By DIRK MULDER
There has been a week of announcements and headlines talking up International education, which makes a nice change
The NSW Government has come out again in favour of bringing back internationals outside of quarantine caps while Minister Tudge, yes he lives, has started to discuss the big topic of the future of international education in Australia.
But what does it mean and is there any hope for movement any time soon?
Firstly, the NSW Government announcement. The new talk stems from an expression of interest (tender) that went live on the state Treasury website on March 31, closing April 12. The expression of interest states “The return of international students as soon as possible is vital for retaining jobs in our education sector, and for the economy more broadly. International education is our second largest export, generating $14.6bn in exports annually before the pandemic and supporting nearly 100,000 jobs in NSW. We estimate in 2021 we have already lost one third of our international student base.”
This is a good sign for the international education sector as the feds have said for some time that the states, which are responsible for quarantine arrangements, need to drive the return.
However, an expression of interest is only that, without the full support of the NSW Chief Health Officer and CMM has no idea what Kerry Chant thinks about this EOI. Remember, it was the NSW Government that last year announced international students were a priority only to backtrack a week later (CMM 23 Nov 2020).
Secondly, Minister Tudge has been out and about, discussing the future of International Education via the launch of consultations for the “Australian Strategy for International Education 2021-2030”.
Studying the implications of the bureaucratic bumf, the key messages appear to be;
* welcoming students back as soon as the COVID-19 situation allows
It’s a very good point and one that has attracted much speculation. The sector has been crying out for government certainty as to when this may in the future plans but thus far its pleas have fallen on deaf ears.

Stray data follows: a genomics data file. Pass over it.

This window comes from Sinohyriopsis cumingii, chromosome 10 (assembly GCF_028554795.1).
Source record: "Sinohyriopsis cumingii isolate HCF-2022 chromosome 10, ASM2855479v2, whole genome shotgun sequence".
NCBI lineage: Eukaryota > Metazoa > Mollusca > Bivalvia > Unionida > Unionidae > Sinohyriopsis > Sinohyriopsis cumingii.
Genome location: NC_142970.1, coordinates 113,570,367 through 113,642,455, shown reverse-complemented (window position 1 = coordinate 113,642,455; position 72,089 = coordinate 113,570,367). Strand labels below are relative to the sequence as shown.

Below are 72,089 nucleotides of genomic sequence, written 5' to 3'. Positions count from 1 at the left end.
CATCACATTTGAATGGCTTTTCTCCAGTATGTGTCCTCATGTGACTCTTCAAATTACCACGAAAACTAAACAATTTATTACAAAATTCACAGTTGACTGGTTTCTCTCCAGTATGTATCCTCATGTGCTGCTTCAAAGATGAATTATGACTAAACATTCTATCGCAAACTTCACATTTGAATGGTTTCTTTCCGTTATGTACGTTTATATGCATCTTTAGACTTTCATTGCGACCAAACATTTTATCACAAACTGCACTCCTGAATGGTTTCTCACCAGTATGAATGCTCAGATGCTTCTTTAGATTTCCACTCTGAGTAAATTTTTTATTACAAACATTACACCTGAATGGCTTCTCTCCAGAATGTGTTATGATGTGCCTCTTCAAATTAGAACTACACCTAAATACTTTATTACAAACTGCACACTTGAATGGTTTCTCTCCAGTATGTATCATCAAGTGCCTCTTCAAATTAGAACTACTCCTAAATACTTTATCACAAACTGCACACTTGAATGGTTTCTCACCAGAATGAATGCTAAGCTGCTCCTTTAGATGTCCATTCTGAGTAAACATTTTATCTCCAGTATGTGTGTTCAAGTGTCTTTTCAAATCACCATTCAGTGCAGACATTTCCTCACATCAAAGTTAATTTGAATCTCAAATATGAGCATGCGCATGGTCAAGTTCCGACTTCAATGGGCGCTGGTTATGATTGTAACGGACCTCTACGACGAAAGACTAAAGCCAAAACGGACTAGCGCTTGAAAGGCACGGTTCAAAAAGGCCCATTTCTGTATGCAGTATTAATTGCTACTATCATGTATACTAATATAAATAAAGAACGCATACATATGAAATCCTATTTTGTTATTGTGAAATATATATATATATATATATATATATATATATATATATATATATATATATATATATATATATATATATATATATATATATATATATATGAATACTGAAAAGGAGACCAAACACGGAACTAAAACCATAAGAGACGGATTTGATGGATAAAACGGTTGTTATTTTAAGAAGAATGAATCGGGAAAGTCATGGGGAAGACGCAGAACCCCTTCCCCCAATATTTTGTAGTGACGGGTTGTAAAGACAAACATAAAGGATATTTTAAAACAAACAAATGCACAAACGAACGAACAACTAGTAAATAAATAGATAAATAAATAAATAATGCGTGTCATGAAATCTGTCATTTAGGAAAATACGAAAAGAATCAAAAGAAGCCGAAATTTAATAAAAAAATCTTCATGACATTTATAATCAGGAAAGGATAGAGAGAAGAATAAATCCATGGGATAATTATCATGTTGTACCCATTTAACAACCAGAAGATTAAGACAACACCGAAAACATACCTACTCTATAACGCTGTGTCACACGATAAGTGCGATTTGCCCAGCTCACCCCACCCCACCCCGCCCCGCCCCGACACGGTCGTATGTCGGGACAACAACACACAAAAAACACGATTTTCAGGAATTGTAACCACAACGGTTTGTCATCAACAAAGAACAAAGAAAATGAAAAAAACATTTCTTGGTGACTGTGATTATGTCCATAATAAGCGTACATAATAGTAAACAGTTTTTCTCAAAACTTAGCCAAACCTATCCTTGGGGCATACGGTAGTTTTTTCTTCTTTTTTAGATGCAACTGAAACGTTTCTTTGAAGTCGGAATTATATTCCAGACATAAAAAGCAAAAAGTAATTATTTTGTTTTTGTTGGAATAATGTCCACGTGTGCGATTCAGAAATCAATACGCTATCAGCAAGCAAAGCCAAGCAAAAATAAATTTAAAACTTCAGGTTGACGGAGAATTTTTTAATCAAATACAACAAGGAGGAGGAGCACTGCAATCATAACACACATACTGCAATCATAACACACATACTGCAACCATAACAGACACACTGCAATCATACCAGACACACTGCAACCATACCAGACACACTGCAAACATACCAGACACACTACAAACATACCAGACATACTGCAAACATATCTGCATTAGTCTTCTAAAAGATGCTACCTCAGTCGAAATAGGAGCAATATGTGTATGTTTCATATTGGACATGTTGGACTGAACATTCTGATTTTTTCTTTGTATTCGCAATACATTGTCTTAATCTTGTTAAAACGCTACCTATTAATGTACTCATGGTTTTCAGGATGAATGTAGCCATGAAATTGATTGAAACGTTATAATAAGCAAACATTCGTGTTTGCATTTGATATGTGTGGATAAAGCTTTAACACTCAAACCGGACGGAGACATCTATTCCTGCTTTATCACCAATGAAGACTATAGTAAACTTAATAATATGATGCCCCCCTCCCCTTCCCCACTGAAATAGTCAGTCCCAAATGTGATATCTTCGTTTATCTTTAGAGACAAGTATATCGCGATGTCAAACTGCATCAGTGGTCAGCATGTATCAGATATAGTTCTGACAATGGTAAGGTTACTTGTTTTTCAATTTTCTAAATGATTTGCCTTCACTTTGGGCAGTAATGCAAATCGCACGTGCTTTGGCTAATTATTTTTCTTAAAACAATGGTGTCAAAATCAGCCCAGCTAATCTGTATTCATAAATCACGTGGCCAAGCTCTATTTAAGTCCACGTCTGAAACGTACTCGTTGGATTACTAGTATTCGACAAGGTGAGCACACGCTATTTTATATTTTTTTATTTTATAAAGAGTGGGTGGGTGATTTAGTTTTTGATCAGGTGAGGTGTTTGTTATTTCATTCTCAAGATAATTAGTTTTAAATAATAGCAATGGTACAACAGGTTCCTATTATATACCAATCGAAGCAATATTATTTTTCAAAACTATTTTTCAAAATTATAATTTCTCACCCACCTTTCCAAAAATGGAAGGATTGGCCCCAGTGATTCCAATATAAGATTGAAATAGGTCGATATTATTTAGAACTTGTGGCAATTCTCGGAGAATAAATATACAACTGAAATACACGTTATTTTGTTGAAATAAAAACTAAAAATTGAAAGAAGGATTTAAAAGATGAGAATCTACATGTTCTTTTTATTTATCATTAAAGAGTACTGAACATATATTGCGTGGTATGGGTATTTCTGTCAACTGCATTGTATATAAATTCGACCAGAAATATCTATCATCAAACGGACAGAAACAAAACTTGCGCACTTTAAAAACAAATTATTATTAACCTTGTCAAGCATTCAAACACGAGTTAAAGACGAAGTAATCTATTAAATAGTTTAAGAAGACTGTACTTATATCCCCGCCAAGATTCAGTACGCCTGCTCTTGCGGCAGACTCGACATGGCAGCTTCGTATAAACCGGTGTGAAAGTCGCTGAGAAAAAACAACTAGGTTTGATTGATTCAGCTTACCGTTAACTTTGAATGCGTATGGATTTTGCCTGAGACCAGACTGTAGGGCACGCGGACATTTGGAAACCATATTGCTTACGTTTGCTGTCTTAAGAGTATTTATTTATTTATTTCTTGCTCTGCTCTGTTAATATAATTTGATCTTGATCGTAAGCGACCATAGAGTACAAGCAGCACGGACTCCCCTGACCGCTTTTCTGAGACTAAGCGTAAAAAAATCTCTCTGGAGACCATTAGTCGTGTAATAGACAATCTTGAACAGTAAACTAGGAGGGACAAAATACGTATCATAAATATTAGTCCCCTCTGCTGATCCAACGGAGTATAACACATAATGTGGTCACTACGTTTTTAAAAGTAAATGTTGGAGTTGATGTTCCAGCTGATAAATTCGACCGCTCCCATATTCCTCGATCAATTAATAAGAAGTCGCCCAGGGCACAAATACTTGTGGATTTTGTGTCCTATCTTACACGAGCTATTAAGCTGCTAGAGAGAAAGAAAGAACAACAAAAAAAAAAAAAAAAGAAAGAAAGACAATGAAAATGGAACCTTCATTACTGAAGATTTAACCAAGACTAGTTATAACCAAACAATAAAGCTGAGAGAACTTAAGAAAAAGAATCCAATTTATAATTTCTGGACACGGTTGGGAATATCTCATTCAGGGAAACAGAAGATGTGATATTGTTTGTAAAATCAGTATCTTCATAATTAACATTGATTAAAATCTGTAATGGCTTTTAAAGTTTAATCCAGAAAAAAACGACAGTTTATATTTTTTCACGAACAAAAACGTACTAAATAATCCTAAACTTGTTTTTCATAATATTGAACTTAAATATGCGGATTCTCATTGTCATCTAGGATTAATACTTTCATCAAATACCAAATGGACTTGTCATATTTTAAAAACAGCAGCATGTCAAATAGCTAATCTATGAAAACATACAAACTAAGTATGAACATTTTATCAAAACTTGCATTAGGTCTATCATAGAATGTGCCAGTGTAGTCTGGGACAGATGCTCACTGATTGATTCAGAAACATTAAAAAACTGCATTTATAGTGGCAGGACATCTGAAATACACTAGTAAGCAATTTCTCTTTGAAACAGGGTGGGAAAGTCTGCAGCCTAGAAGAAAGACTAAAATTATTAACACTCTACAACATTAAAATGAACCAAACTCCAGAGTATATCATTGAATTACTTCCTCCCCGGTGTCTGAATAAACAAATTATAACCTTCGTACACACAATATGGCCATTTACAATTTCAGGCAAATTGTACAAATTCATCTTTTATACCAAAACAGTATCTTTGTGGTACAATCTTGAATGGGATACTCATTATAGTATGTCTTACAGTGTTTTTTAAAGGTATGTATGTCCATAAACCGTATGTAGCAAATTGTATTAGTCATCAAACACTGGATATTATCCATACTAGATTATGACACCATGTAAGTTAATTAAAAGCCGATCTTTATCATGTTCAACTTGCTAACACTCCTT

* promoting diversity in International student populations
CMM takes this to mean “don’t rely on China.” While diversity is seen as key to sustainability, this is a case where a bird in the hand is really worth two in the bush. To expect institutions after a decade of diminishing government funding to give up on enrolments to satisfy diversity objectives may not be feasible. CMM is interested to see how this plays out.
* targeting international student enrolments towards future skills needs
CMM wonders if this is preparatory to linking higher education and migration, like the Kiwi’s and Canadians do (CMM 11 March 2021). It makes sense that international students who have invested in needed skills are given priority to use them in Australia. But tell that to the plethora of accounting qualified taxi drivers. The issue here isn’t at the front end, recruiting and educating students, it’s ensuring they are moving into the requisite skilled areas. Something federal and state sponsorship programmes have not done well.
* developing new delivery models
The traditional “on-shore” only model is going to get a shakeup. For institutions that already operate off-shore and on-line it will come as no surprise that diversifying and risk-managing resulting income streams should be a priority. While those dependant on largely on-shore students alone will now get a shock, not all is lost. This space provides opportunity according to the Melbourne Centre for the Study of Higher Education (CMM 4 Feb 2021) but it needs to be done well and there are still hurdles to address.
So, while the NSW government is publicly stating international students are important, there is no apparent implementation date. This, combined with Minister Tehan’s consultation process, means the road to recovery and certainty remain some way away.
It is, however, refreshing to see governments talking up international education and it is importance to our country and communities.
Dirk Mulder is CMM’s international education correspondent